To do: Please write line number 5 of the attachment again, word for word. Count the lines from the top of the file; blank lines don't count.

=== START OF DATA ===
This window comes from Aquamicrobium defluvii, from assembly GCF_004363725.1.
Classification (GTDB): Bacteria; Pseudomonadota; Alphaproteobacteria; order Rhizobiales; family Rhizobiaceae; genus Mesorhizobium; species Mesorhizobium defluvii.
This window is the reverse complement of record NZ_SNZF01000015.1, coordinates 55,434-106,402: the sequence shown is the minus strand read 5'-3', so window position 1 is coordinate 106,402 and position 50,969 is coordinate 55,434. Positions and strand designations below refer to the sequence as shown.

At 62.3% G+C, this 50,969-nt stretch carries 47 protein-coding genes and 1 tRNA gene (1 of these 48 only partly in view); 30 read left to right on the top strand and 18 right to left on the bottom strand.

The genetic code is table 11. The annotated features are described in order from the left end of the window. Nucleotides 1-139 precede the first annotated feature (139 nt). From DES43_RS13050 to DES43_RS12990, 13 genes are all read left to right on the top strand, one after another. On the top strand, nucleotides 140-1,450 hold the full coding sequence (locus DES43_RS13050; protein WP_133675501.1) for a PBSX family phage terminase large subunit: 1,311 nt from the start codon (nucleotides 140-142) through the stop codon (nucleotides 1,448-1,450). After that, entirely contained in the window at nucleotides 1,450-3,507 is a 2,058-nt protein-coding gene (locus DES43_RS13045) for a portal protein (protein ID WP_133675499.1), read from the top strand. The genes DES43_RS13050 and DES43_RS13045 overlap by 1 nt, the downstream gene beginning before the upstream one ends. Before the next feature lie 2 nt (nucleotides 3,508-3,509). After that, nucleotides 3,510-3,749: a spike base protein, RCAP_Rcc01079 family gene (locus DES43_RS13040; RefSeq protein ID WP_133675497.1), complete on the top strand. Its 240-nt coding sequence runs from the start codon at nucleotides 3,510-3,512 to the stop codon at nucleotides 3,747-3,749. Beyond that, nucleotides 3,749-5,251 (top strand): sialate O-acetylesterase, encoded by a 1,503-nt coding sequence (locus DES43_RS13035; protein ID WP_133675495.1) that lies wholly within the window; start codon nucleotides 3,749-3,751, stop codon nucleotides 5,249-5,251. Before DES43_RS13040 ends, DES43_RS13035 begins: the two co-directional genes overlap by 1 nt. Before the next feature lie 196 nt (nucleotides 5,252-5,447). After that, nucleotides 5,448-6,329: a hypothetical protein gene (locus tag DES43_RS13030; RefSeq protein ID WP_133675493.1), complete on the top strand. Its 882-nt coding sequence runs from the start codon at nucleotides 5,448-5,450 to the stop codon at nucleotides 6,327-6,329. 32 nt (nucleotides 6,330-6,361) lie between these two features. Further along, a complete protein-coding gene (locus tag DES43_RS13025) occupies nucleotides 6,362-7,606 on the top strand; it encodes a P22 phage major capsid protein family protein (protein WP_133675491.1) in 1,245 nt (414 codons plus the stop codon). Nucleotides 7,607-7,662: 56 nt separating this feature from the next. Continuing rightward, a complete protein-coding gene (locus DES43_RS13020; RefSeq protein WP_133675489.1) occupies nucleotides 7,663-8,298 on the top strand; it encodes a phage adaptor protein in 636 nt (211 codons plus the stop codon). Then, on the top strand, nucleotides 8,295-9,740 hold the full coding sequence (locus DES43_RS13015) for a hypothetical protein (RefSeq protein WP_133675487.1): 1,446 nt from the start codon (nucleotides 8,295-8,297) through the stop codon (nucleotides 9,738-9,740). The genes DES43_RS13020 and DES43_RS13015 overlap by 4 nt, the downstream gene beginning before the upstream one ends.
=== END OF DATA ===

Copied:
The genetic code is table 11. The annotated features are described in order from the left end of the window. Nucleotides 1-139 precede the first annotated feature (139 nt). From DES43_RS13050 to DES43_RS12990, 13 genes are all read left to right on the top strand, one after another. On the top strand, nucleotides 140-1,450 hold the full coding sequence (locus DES43_RS13050; protein WP_133675501.1) for a PBSX family phage terminase large subunit: 1,311 nt from the start codon (nucleotides 140-142) through the stop codon (nucleotides 1,448-1,450). After that, entirely contained in the window at nucleotides 1,450-3,507 is a 2,058-nt protein-coding gene (locus DES43_RS13045) for a portal protein (protein ID WP_133675499.1), read from the top strand. The genes DES43_RS13050 and DES43_RS13045 overlap by 1 nt, the downstream gene beginning before the upstream one ends. Before the next feature lie 2 nt (nucleotides 3,508-3,509). After that, nucleotides 3,510-3,749: a spike base protein, RCAP_Rcc01079 family gene (locus DES43_RS13040; RefSeq protein ID WP_133675497.1), complete on the top strand. Its 240-nt coding sequence runs from the start codon at nucleotides 3,510-3,512 to the stop codon at nucleotides 3,747-3,749. Beyond that, nucleotides 3,749-5,251 (top strand): sialate O-acetylesterase, encoded by a 1,503-nt coding sequence (locus DES43_RS13035; protein ID WP_133675495.1) that lies wholly within the window; start codon nucleotides 3,749-3,751, stop codon nucleotides 5,249-5,251. Before DES43_RS13040 ends, DES43_RS13035 begins: the two co-directional genes overlap by 1 nt. Before the next feature lie 196 nt (nucleotides 5,252-5,447). After that, nucleotides 5,448-6,329: a hypothetical protein gene (locus tag DES43_RS13030; RefSeq protein ID WP_133675493.1), complete on the top strand. Its 882-nt coding sequence runs from the start codon at nucleotides 5,448-5,450 to the stop codon at nucleotides 6,327-6,329. 32 nt (nucleotides 6,330-6,361) lie between these two features. Further along, a complete protein-coding gene (locus tag DES43_RS13025) occupies nucleotides 6,362-7,606 on the top strand; it encodes a P22 phage major capsid protein family protein (protein WP_133675491.1) in 1,245 nt (414 codons plus the stop codon). Nucleotides 7,607-7,662: 56 nt separating this feature from the next. Continuing rightward, a complete protein-coding gene (locus DES43_RS13020; RefSeq protein WP_133675489.1) occupies nucleotides 7,663-8,298 on the top strand; it encodes a phage adaptor protein in 636 nt (211 codons plus the stop codon). Then, on the top strand, nucleotides 8,295-9,740 hold the full coding sequence (locus DES43_RS13015) for a hypothetical protein (RefSeq protein WP_133675487.1): 1,446 nt from the start codon (nucleotides 8,295-8,297) through the stop codon (nucleotides 9,738-9,740). The genes DES43_RS13020 and DES43_RS13015 overlap by 4 nt, the downstream gene beginning before the upstream one ends.